Andrew McFarlane (judge)

Sir Andrew Ewart McFarlane, PC (born 20 June 1954) is a British judge. He was a Lord Justice of Appeal in England and Wales from 2011 to 2018, and became President of the Family Division in July 2018 upon Sir James Munby’s retirement from that office.

Sir Andrew McFarlane
President of the Family Division
Assumed office
27 July 2018
Preceded bySir James Munby
Lord Justice of Appeal
In office
28 July 2011  27 July 2018
Personal details
Born (1954-06-20) 20 June 1954
Alma materCollingwood College, Durham University

Early life and education

McFarlane was born on 30 June 1954.[1] He was educated at Shrewsbury School and studied law at Collingwood College, Durham, and graduated from Durham University in 1975.[2] He was an early member of Durham University Sensible Thespians (later renamed The Durham Revue), a sketch comedy group founded in 1973.[3]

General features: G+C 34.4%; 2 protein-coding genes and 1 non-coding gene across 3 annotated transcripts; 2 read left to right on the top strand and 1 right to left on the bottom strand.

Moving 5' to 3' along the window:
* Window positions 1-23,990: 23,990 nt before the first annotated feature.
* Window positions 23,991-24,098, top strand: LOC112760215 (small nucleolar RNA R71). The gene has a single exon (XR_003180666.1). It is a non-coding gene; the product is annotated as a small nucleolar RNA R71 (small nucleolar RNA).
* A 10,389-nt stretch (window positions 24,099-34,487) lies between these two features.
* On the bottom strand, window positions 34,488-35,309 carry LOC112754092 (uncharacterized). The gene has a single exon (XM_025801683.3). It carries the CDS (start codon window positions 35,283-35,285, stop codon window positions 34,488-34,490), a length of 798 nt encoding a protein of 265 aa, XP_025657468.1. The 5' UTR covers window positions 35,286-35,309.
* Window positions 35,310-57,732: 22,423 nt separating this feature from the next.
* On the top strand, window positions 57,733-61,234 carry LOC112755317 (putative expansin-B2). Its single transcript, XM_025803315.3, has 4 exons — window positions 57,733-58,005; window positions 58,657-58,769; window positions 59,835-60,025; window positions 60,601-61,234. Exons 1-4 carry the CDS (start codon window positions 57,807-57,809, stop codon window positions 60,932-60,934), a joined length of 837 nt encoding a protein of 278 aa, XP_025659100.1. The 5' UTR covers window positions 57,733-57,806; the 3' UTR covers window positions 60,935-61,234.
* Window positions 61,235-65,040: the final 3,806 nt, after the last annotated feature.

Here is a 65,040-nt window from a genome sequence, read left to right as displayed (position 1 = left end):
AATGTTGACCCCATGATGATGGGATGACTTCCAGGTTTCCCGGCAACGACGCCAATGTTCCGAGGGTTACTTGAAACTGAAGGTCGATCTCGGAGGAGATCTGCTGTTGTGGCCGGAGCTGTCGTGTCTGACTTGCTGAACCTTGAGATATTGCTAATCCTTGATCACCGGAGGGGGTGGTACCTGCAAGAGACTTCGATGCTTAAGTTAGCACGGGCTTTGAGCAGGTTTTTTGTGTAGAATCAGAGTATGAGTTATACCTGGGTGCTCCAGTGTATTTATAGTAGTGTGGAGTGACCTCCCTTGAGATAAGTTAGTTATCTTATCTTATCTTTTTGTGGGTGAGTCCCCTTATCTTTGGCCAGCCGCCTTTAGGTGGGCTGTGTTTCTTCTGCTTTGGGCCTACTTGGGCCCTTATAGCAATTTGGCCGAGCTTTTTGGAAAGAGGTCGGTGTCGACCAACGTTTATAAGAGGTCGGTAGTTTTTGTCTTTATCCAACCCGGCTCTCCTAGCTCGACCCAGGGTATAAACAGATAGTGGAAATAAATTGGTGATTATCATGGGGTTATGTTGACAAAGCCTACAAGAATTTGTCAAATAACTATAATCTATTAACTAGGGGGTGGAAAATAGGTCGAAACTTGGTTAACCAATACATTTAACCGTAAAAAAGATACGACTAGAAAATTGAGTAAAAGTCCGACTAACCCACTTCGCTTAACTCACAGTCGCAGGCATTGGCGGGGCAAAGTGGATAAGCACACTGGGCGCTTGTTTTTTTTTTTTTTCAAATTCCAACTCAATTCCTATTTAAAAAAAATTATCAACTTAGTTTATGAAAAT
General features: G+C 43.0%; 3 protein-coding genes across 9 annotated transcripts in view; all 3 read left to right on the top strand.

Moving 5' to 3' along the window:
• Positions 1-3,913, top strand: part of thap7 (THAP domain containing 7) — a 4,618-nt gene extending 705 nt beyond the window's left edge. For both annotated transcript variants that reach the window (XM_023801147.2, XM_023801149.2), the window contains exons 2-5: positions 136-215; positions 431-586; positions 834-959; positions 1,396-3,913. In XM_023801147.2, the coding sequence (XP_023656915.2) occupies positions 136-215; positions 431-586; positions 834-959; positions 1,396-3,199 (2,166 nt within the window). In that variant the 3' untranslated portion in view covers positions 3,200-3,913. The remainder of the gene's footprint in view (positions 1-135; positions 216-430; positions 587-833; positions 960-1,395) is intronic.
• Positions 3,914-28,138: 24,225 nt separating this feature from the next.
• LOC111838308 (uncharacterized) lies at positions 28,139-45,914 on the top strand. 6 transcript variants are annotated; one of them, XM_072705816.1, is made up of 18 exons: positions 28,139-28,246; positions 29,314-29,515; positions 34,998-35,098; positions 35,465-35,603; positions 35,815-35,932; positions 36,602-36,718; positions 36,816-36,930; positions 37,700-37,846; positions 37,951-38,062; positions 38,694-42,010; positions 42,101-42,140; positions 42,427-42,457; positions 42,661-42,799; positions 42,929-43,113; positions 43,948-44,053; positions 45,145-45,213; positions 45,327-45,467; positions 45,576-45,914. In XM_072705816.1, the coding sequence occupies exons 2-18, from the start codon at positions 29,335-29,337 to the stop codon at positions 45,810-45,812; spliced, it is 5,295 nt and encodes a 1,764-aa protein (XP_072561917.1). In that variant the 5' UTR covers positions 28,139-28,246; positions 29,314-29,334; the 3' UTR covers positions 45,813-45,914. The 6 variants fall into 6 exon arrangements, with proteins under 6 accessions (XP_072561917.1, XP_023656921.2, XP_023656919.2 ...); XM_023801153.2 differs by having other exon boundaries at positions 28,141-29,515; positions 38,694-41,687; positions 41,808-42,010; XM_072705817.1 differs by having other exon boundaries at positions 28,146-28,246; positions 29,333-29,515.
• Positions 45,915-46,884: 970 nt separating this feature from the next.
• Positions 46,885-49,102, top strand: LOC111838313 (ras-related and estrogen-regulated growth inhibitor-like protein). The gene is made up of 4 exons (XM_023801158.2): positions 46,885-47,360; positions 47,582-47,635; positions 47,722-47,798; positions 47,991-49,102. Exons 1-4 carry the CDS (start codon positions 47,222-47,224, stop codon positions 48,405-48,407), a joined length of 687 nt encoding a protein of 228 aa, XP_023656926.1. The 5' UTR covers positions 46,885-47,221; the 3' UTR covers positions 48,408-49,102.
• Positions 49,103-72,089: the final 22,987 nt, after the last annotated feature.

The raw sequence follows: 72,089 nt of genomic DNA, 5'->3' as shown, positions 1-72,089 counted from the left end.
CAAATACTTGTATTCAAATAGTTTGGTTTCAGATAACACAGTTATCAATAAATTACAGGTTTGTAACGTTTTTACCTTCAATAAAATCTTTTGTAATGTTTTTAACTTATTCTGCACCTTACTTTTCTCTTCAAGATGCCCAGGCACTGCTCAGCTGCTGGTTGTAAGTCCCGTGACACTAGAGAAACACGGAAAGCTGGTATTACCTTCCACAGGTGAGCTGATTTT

McFarlane was called to the bar (Gray's Inn) in 1977 and has been a Bencher since 2003. In 1998, he became a Queen's Counsel. He was appointed an Assistant Recorder in 1995, a Recorder in 1999 and a deputy High Court Judge in 2000. He was appointed as a judge of the High Court of Justice on 18 April 2005[4] and assigned to the Family Division, receiving the customary knighthood. McFarlane was the Family Division Liaison Judge for the Midland Circuit from 2006 until his appointment as a Lord Justice of Appeal[5] on 28 July 2011,[6] whereupon he received the customary appointment to the Privy Council. He is the President of Tribunals and Chair of the Clergy Discipline Commission of the Church of England under the Clergy Discipline Measure 2003.[7]


  1. "Senior Judiciary". Archived from the original on 28 July 2012. Retrieved 1 July 2011.
  3. "The Durham Revue Reunion 2018 - Dunelm". Dunelm. Retrieved 3 August 2019.
  4. "No. 57620". The London Gazette. 21 April 2005. p. 5195.
  5. "Appointment of Lords Justices of Appeal" (Press release). 30 June 2011. Archived from the original on 5 July 2011. Retrieved 30 June 2011.
  6. "No. 59867". The London Gazette. 2 August 2011. p. 14721.
  7. "Clergy Discipline Commission". Retrieved 20 October 2017.

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